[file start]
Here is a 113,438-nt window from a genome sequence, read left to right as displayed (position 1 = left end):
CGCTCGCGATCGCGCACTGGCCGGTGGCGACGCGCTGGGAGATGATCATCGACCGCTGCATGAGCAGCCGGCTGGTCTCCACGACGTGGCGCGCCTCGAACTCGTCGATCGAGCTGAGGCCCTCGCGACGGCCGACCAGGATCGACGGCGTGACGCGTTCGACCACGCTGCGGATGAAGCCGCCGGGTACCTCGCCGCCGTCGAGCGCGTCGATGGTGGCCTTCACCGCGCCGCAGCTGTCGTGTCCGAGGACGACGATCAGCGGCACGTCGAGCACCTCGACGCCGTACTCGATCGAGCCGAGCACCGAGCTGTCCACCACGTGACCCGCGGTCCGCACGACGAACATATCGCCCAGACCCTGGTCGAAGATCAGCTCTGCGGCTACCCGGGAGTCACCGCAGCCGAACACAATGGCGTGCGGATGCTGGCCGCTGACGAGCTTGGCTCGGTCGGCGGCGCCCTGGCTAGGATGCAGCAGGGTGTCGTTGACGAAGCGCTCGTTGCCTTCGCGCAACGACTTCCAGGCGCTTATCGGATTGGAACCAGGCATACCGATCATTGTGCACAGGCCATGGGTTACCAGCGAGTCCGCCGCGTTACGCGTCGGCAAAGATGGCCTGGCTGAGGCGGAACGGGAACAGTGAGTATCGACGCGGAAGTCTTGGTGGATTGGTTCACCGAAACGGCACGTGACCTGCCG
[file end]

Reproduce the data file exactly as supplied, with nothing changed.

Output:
Here is a 113,438-nt window from a genome sequence, read left to right as displayed (position 1 = left end):
CGCTCGCGATCGCGCACTGGCCGGTGGCGACGCGCTGGGAGATGATCATCGACCGCTGCATGAGCAGCCGGCTGGTCTCCACGACGTGGCGCGCCTCGAACTCGTCGATCGAGCTGAGGCCCTCGCGACGGCCGACCAGGATCGACGGCGTGACGCGTTCGACCACGCTGCGGATGAAGCCGCCGGGTACCTCGCCGCCGTCGAGCGCGTCGATGGTGGCCTTCACCGCGCCGCAGCTGTCGTGTCCGAGGACGACGATCAGCGGCACGTCGAGCACCTCGACGCCGTACTCGATCGAGCCGAGCACCGAGCTGTCCACCACGTGACCCGCGGTCCGCACGACGAACATATCGCCCAGACCCTGGTCGAAGATCAGCTCTGCGGCTACCCGGGAGTCACCGCAGCCGAACACAATGGCGTGCGGATGCTGGCCGCTGACGAGCTTGGCTCGGTCGGCGGCGCCCTGGCTAGGATGCAGCAGGGTGTCGTTGACGAAGCGCTCGTTGCCTTCGCGCAACGACTTCCAGGCGCTTATCGGATTGGAACCAGGCATACCGATCATTGTGCACAGGCCATGGGTTACCAGCGAGTCCGCCGCGTTACGCGTCGGCAAAGATGGCCTGGCTGAGGCGGAACGGGAACAGTGAGTATCGACGCGGAAGTCTTGGTGGATTGGTTCACCGAAACGGCACGTGACCTGCCG